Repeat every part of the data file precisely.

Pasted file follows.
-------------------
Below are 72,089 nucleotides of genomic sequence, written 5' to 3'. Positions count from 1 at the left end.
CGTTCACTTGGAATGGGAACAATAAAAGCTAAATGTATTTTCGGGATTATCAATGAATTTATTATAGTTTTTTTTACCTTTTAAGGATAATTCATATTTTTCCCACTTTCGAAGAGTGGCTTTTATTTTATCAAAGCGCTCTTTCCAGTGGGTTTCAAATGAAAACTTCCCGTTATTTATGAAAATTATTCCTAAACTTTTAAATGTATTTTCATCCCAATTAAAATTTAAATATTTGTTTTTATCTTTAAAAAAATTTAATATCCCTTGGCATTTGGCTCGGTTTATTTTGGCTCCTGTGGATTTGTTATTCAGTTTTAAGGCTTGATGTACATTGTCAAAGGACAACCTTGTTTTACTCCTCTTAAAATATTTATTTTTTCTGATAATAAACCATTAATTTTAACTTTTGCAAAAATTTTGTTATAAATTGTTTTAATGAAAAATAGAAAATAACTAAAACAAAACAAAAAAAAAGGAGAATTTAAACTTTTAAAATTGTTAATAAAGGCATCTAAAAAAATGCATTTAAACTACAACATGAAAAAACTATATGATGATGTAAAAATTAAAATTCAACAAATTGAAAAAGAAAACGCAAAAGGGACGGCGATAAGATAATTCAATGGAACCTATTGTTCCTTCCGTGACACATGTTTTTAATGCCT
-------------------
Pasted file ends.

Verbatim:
Below are 72,089 nucleotides of genomic sequence, written 5' to 3'. Positions count from 1 at the left end.
CGTTCACTTGGAATGGGAACAATAAAAGCTAAATGTATTTTCGGGATTATCAATGAATTTATTATAGTTTTTTTTACCTTTTAAGGATAATTCATATTTTTCCCACTTTCGAAGAGTGGCTTTTATTTTATCAAAGCGCTCTTTCCAGTGGGTTTCAAATGAAAACTTCCCGTTATTTATGAAAATTATTCCTAAACTTTTAAATGTATTTTCATCCCAATTAAAATTTAAATATTTGTTTTTATCTTTAAAAAAATTTAATATCCCTTGGCATTTGGCTCGGTTTATTTTGGCTCCTGTGGATTTGTTATTCAGTTTTAAGGCTTGATGTACATTGTCAAAGGACAACCTTGTTTTACTCCTCTTAAAATATTTATTTTTTCTGATAATAAACCATTAATTTTAACTTTTGCAAAAATTTTGTTATAAATTGTTTTAATGAAAAATAGAAAATAACTAAAACAAAACAAAAAAAAAGGAGAATTTAAACTTTTAAAATTGTTAATAAAGGCATCTAAAAAAATGCATTTAAACTACAACATGAAAAAACTATATGATGATGTAAAAATTAAAATTCAACAAATTGAAAAAGAAAACGCAAAAGGGACGGCGATAAGATAATTCAATGGAACCTATTGTTCCTTCCGTGACACATGTTTTTAATGCCT